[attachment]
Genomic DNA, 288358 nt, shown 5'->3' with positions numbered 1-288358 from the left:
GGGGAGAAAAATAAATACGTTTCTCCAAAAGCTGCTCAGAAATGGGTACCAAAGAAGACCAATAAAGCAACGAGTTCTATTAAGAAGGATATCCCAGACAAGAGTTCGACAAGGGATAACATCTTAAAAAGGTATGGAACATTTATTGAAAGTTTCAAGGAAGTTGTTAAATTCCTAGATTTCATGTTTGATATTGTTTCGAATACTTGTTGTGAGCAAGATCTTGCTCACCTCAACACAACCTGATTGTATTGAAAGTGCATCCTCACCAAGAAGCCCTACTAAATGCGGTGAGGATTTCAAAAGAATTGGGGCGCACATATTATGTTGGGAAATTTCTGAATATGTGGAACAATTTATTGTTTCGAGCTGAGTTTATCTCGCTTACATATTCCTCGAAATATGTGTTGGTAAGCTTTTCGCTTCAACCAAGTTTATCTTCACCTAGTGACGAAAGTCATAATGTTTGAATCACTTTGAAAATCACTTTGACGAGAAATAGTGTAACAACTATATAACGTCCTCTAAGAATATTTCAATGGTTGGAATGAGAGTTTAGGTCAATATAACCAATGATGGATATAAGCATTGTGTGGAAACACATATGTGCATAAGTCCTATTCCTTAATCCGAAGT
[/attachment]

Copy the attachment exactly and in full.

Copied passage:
Genomic DNA, 288358 nt, shown 5'->3' with positions numbered 1-288358 from the left:
GGGGAGAAAAATAAATACGTTTCTCCAAAAGCTGCTCAGAAATGGGTACCAAAGAAGACCAATAAAGCAACGAGTTCTATTAAGAAGGATATCCCAGACAAGAGTTCGACAAGGGATAACATCTTAAAAAGGTATGGAACATTTATTGAAAGTTTCAAGGAAGTTGTTAAATTCCTAGATTTCATGTTTGATATTGTTTCGAATACTTGTTGTGAGCAAGATCTTGCTCACCTCAACACAACCTGATTGTATTGAAAGTGCATCCTCACCAAGAAGCCCTACTAAATGCGGTGAGGATTTCAAAAGAATTGGGGCGCACATATTATGTTGGGAAATTTCTGAATATGTGGAACAATTTATTGTTTCGAGCTGAGTTTATCTCGCTTACATATTCCTCGAAATATGTGTTGGTAAGCTTTTCGCTTCAACCAAGTTTATCTTCACCTAGTGACGAAAGTCATAATGTTTGAATCACTTTGAAAATCACTTTGACGAGAAATAGTGTAACAACTATATAACGTCCTCTAAGAATATTTCAATGGTTGGAATGAGAGTTTAGGTCAATATAACCAATGATGGATATAAGCATTGTGTGGAAACACATATGTGCATAAGTCCTATTCCTTAATCCGAAGT